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Journey of Faith

Joe looked at his brother Hank and said very directly, “What will it take for you to start to really believe in God?” The two men were in a hospital room. Hank, the older of the two, was the patient. He had had a pretty serious heart attack a few days before. Joe, younger by six years, had been faithfully visiting him every day since Hank came in. 

The two brothers were having a conversation about faith. This wasn’t something that they often did, but the topic came up when Hank started speaking about some of the things in his life that he was regretting. (Lying in a bed in the Cardiac Care Unit can really give a person the time to think and be reflective.) Hank was saying that he had made a mess of his life and that he wished he could do some things over again. There was his divorce of three years ago, along with his problem with alcohol, which led to many other complications and eventually destroyed his marriage. Then there was the fact that he really lost his faith and hadn’t been to church in many years. 

Joe was trying to tell him that maybe this experience (the heart attack) was a wake up call for him, and that it was a positive thing that Hank was even willing to talk about this stuff. That had never happened before. 

Then Joe tried to share with his brother some of his own experiences on his journey of faith. If Hank will remember, Joe’s life had been in chaos several years ago. Joe said that on a particularly difficult day, he had decided to take a long walk by himself and take stock of all the things that were going wrong in his life.  He asked himself, “What were some of the things that had changed.” And the first thing that came to mind was that when he first started to experience difficulties he got mad at God and stopped going to church. For him it was as plain as the nose on his face. He started back to church and since then it has given him the grounding to help put the pieces of his life back together again.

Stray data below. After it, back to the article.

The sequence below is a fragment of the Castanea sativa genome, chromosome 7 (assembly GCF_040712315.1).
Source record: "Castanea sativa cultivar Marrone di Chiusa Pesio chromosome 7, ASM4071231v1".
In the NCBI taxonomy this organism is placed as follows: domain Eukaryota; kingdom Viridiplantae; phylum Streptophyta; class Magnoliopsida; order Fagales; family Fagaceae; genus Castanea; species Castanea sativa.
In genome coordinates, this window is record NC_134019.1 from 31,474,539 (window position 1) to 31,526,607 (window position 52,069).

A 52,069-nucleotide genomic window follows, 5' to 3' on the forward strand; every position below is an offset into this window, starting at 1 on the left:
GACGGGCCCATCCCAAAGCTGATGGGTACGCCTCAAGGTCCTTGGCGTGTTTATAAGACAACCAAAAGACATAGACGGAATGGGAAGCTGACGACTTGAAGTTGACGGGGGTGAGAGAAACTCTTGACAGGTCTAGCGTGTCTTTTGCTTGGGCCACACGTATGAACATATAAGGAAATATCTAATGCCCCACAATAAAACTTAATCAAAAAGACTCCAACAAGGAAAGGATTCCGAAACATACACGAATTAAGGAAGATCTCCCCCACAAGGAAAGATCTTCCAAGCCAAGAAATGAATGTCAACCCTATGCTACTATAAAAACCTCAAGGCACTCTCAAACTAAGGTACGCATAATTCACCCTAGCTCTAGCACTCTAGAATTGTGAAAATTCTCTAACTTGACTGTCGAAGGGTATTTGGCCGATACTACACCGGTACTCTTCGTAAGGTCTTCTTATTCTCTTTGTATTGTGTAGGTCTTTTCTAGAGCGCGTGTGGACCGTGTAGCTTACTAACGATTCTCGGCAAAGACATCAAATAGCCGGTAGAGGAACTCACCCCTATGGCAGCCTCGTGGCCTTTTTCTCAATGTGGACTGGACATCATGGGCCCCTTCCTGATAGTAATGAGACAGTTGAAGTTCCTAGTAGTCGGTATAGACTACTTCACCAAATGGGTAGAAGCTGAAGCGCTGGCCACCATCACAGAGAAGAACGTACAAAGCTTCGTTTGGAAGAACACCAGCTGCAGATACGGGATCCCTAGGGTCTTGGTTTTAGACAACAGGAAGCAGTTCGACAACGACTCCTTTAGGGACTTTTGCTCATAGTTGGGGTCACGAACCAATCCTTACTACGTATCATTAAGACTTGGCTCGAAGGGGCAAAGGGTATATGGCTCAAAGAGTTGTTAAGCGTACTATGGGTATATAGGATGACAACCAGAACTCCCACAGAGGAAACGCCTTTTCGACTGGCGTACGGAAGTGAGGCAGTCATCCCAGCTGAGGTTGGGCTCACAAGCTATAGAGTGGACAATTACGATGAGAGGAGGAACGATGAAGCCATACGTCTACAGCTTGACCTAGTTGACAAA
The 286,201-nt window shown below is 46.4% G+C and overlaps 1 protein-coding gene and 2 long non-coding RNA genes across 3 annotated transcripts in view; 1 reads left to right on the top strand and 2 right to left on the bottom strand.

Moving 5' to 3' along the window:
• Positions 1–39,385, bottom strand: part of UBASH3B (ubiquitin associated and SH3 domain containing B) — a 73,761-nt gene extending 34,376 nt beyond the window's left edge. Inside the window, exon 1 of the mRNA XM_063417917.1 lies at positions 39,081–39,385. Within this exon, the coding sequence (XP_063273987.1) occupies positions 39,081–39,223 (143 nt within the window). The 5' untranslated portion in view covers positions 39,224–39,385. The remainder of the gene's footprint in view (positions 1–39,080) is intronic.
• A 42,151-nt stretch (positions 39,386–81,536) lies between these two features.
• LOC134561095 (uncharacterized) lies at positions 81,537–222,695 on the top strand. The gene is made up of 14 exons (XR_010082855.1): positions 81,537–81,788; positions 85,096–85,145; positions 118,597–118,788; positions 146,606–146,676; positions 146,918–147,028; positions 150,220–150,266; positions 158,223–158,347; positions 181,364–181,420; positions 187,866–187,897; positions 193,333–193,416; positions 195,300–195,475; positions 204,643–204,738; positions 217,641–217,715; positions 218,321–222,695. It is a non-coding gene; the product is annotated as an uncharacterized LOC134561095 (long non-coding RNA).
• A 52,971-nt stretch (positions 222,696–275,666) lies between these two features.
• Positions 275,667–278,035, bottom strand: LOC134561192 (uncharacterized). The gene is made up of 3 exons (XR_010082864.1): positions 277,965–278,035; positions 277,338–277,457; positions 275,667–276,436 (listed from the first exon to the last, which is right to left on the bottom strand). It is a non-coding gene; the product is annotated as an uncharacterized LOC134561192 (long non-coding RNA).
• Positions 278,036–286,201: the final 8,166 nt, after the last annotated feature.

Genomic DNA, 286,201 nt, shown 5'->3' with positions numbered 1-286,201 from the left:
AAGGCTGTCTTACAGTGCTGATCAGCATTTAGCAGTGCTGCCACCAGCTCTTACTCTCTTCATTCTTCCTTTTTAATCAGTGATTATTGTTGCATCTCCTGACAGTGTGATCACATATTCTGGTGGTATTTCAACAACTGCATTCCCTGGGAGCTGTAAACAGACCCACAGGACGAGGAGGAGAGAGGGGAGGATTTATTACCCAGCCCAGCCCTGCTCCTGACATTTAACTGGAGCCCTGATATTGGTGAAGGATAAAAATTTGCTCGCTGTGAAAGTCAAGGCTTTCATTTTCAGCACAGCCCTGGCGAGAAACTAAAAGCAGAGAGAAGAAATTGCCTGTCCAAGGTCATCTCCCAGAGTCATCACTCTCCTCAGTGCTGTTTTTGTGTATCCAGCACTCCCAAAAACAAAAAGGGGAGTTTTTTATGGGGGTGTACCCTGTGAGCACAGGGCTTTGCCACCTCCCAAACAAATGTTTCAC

“Maybe God is trying to break through into your life too,” Joe said to his brother. “You can lay in that bed and feel bad about yourself, or you can turn back to God and let Him help you. Believe it or not, there’s a lot to be grateful for. The docs are saying that you’ll make a good recovery. This experience is not about regret, it is about beginning again. It’s about acknowledging that you are not in control. And you’ve been introduced to the notion of death. But, believe it or not, there’s a certain freedom in knowing these things. So start looking at things differently. Ask God to give you a new sense of perspective. I think that God is really hitting you over the head right now and telling you that he wants to help you. Now is a great time to turn back to your faith.”

What does Naaman say in the first reading? “Now I know that there is no God in all the earth except Israel.” He became convinced that God was real because of the way things ended up playing out in his life. He started to connect the dots and see the patterns. Joe did the same. He saw what had gone missing in his life and he went back to it—-or discovered it again. And it made all the difference for his future. So, the question that Joe asks his brother we need to ask ourselves: “What will it take for you to really believe in God. 

Is God trying to break through in your life? Is He saying to you, “Stop trying to arrange things so that you don’t have to rely on me.”

Don’t be lukewarm or indifferent to this God who loves you so much and wants to be a part of you. Connect the dots. See the patterns. Become convinced that God is real!

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